Facts about White Handed Gibbon Apes. "Scientific name for White Handed Gibbon Ape is Hylobates lar". The White Handed Gibbon Ape is also known as a Lars Gibbon. The White Handed Gibbon Ape is a tree dwelling primate found in the tropical rain forests of Southeast Asia, specifically Southern China, Indonesia, Thailand, Burma and Malaysia. Typically, a White Handed Gibbon Ape grows to a height of 18 to 25 inches (45.7 to 63.5 cm) and weigh between 10 to 18 pounds (4.5 to 8.1 kg). The life expectancy for a gibbon in the wild is approximately 25 years of age.
White Handed Gibbon Ape's tail-less bodies are covered in soft, thick black or brown fur and hairless black faces surrounded by a white ring and as their name suggests, the upper part of their hand is white. The White Handed Gibbon Ape buttocks are covered in thick, coarse pads of skin which provide comfort, as these gibbons spend a large amount of time sitting or sleeping on tree branches.
White Handed Gibbon Ape's are physically capable of walking on the ground, these gibbons prefer to get around by swinging through the trees from branch to branch in a process known as brachiating. This process is made easy by using their long arms and strong hands which enable the White Handed Gibbon Ape to easily cross a gap of 30 feet (9.1 meters). Staying up high in the tree branches enables the White Handed Gibbon Ape to avoid its natural predators, the most dangerous of which is the leopard. Interestingly, they cannot swim so will avoid crossing over open water at all costs. On the occasions the White Handed Gibbon Apes reach the ground, they walk with their arms above their head for balance.
White Handed Gibbon Apes are primarily herbivores, or more specifically frugivores, as their diet is mostly fruit and supplemented with leaves and other plant matter. However, the White Handed Gibbon Ape will on occasion eat other food items such as insects and bird eggs. To get their water intake, they will often lick the moisture from their fur following a rainstorm or after rubbing up against wet leaves and other plant material.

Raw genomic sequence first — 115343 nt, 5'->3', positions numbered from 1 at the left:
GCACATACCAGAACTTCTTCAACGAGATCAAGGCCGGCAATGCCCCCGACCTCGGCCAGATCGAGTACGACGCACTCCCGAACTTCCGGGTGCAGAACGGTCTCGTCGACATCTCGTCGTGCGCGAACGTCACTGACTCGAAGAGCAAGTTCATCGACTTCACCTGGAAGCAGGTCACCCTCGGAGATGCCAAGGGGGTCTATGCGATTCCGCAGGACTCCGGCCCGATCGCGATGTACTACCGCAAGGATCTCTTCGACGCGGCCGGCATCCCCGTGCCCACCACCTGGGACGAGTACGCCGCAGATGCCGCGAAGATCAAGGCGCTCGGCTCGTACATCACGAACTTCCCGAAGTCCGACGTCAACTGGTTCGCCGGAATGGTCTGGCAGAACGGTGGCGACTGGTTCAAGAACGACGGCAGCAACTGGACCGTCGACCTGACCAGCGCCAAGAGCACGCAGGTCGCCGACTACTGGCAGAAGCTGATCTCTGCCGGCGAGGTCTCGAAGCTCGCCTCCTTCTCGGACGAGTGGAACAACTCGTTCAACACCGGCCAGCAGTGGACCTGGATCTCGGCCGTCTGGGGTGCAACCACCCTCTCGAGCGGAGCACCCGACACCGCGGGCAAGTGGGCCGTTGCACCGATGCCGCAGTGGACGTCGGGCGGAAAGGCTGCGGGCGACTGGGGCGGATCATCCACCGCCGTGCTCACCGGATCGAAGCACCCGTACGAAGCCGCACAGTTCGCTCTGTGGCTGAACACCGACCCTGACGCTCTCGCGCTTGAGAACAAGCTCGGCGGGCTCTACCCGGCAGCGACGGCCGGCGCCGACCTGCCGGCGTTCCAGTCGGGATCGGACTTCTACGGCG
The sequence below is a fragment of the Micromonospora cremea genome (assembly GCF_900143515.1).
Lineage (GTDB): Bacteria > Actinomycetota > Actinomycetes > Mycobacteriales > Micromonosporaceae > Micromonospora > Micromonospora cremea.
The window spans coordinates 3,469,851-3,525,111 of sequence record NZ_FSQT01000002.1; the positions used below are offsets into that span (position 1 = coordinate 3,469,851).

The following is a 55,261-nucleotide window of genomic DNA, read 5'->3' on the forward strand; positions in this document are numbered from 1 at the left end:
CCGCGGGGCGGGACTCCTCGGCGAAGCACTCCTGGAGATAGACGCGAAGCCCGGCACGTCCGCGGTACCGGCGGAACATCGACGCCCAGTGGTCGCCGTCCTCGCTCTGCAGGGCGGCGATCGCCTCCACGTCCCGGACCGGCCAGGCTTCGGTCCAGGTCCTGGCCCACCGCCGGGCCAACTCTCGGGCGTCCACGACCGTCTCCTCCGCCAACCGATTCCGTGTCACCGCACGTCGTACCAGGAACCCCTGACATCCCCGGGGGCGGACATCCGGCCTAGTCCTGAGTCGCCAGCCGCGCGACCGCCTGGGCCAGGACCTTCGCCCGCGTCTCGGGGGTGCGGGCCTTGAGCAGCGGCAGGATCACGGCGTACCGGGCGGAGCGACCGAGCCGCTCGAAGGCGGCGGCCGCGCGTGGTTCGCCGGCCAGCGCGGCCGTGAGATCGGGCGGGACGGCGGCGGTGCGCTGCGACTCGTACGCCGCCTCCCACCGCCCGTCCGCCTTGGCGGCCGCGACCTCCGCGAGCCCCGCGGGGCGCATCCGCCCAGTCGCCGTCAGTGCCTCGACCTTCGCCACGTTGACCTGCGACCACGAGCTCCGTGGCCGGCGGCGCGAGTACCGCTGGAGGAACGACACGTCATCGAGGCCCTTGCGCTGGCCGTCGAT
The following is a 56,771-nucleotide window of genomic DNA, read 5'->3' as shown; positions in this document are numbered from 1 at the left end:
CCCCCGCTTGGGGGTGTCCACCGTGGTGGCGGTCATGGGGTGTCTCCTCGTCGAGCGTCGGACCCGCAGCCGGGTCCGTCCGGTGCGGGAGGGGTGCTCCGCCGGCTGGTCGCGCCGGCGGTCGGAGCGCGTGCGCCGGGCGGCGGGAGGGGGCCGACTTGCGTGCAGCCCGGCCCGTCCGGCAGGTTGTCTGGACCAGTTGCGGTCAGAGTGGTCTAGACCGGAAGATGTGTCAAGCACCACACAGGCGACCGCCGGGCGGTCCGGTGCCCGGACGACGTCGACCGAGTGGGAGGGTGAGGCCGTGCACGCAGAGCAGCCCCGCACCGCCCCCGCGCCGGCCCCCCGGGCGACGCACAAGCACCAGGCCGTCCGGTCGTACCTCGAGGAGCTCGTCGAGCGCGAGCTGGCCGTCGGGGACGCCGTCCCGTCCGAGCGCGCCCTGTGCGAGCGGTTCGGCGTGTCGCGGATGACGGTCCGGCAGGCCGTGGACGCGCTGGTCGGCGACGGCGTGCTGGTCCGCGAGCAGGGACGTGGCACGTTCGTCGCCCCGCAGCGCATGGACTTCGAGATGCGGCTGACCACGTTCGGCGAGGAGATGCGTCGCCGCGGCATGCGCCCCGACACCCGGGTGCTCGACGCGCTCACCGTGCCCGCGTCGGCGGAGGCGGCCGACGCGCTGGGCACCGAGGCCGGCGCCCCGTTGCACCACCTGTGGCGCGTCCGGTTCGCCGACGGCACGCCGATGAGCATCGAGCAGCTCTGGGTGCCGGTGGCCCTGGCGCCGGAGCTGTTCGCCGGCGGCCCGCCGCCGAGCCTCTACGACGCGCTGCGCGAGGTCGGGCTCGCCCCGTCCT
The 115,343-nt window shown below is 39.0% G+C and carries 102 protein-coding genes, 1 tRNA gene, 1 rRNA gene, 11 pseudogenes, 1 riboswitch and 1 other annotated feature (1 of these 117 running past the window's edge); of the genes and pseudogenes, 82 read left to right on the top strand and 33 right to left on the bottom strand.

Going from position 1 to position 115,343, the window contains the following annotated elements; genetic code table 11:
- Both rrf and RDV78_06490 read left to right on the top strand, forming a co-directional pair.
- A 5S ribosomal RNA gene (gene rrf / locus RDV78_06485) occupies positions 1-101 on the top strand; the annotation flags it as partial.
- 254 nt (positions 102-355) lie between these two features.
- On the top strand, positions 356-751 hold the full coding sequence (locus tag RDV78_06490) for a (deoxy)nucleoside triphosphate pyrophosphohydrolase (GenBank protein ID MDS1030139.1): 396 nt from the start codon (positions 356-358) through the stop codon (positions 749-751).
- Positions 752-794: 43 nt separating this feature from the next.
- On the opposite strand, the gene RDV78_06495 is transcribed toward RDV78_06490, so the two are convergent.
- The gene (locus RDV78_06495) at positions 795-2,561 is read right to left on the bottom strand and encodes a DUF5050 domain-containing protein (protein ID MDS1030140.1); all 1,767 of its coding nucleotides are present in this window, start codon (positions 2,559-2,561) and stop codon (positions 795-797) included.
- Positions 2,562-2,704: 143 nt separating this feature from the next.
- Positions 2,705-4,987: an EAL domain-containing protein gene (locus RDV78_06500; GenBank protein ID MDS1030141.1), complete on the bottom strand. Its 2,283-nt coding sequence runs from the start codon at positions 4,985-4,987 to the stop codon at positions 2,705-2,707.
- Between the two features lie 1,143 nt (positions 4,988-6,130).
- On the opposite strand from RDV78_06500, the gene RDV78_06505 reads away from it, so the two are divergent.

The White Handed Gibbon Apes has a gestation period of seven months. The female is only able to produce one offspring in a year. Their young ones have milky white teeth and buff colored hair, which changes its color to match the adult gibbon after about six months. The White Handed Gibbon Apes reach maturity at the age of 8.
Socially, the White Handed Gibbon Apes tend to be organized in monogamous family pairs, a male and female with their offspring. Typically, once a juvenile White Handed Gibbon Ape reaches sexual maturity at the age of 8, they will leave the group to start their own family. These family groups are firmly territorial, and protect their territory by using their calls to warn off other gibbons. This daily call is performed by the dominant mating pair and is characterized by short, frequent hoots, along with more complex hoots as well as quavering to start and finish the call and can take up to a half an hour from start to finish. These calls are also used within the family group for communication.
Sadly, the White-handed Gibbon is an endangered species, largely due to clearing of their rainforest habitat for logging, building and palm oil plantations. It is estimated that only 10% of their natural habitat remains untouched and this area is mostly within conservation sanctuaries. Other dangers for these primates include hunters who are interested in their meat, as well as capturing the young for pets and in the process the parents are often killed.